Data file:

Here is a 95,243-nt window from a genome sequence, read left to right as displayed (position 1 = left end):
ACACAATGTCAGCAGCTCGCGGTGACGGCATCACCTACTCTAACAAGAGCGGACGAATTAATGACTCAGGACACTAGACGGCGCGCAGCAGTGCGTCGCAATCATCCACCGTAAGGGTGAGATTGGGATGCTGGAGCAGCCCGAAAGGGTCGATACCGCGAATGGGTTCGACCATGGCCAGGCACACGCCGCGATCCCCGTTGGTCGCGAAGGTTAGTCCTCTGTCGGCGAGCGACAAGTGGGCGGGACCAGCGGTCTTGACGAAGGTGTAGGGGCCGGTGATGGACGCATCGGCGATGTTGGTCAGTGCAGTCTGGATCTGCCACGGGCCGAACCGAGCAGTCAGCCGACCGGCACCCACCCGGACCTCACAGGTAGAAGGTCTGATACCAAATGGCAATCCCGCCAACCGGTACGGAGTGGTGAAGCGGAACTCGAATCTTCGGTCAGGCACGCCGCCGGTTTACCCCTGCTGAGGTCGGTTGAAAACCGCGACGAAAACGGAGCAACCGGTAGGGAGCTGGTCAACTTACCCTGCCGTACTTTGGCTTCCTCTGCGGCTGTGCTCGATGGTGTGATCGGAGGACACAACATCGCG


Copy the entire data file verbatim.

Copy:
Here is a 95,243-nt window from a genome sequence, read left to right as displayed (position 1 = left end):
ACACAATGTCAGCAGCTCGCGGTGACGGCATCACCTACTCTAACAAGAGCGGACGAATTAATGACTCAGGACACTAGACGGCGCGCAGCAGTGCGTCGCAATCATCCACCGTAAGGGTGAGATTGGGATGCTGGAGCAGCCCGAAAGGGTCGATACCGCGAATGGGTTCGACCATGGCCAGGCACACGCCGCGATCCCCGTTGGTCGCGAAGGTTAGTCCTCTGTCGGCGAGCGACAAGTGGGCGGGACCAGCGGTCTTGACGAAGGTGTAGGGGCCGGTGATGGACGCATCGGCGATGTTGGTCAGTGCAGTCTGGATCTGCCACGGGCCGAACCGAGCAGTCAGCCGACCGGCACCCACCCGGACCTCACAGGTAGAAGGTCTGATACCAAATGGCAATCCCGCCAACCGGTACGGAGTGGTGAAGCGGAACTCGAATCTTCGGTCAGGCACGCCGCCGGTTTACCCCTGCTGAGGTCGGTTGAAAACCGCGACGAAAACGGAGCAACCGGTAGGGAGCTGGTCAACTTACCCTGCCGTACTTTGGCTTCCTCTGCGGCTGTGCTCGATGGTGTGATCGGAGGACACAACATCGCG